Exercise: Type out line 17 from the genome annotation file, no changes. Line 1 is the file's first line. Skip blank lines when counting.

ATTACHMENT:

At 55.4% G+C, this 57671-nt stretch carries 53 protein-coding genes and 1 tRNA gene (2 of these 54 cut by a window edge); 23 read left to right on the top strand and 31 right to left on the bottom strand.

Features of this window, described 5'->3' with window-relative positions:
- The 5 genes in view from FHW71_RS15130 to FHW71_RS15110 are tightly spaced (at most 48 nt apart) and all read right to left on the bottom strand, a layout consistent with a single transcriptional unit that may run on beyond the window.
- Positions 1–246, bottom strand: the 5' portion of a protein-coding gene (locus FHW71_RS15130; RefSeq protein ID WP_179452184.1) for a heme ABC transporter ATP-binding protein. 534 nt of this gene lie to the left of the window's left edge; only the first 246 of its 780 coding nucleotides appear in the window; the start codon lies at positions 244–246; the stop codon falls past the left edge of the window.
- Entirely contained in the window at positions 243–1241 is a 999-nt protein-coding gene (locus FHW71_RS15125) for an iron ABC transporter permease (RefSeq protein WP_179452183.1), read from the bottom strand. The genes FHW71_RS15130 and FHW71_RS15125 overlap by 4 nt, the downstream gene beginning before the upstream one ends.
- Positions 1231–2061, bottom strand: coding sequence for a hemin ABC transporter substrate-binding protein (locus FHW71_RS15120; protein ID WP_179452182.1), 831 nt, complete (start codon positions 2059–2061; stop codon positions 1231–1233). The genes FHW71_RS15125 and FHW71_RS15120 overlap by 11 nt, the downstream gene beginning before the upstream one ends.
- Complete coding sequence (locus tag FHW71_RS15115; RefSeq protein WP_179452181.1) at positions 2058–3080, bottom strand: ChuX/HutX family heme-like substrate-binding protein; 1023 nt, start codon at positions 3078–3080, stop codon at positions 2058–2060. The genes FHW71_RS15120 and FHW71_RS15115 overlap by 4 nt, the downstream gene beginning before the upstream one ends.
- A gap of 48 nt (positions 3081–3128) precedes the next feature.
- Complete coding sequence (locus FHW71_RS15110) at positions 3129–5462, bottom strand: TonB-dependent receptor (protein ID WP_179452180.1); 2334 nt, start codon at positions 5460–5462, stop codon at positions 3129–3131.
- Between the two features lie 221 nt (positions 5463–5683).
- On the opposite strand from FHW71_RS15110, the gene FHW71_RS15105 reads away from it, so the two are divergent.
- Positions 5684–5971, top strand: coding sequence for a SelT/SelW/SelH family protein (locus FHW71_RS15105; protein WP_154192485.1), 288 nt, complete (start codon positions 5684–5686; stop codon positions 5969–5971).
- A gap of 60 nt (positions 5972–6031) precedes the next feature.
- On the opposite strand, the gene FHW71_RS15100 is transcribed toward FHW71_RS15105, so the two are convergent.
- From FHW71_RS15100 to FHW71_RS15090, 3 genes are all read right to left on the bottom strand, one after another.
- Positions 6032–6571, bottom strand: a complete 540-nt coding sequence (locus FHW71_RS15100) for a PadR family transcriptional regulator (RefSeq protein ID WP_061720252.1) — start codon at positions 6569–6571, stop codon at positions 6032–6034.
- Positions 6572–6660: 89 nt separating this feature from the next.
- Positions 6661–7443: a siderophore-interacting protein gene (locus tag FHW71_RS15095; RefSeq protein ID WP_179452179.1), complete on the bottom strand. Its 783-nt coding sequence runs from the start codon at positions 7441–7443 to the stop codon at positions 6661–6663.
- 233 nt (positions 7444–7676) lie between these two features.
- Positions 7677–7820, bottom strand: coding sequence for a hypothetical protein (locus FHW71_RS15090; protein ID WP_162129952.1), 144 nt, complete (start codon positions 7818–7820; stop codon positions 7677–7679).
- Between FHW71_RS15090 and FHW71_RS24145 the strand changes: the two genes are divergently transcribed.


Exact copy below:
- Positions 6572–6660: 89 nt separating this feature from the next.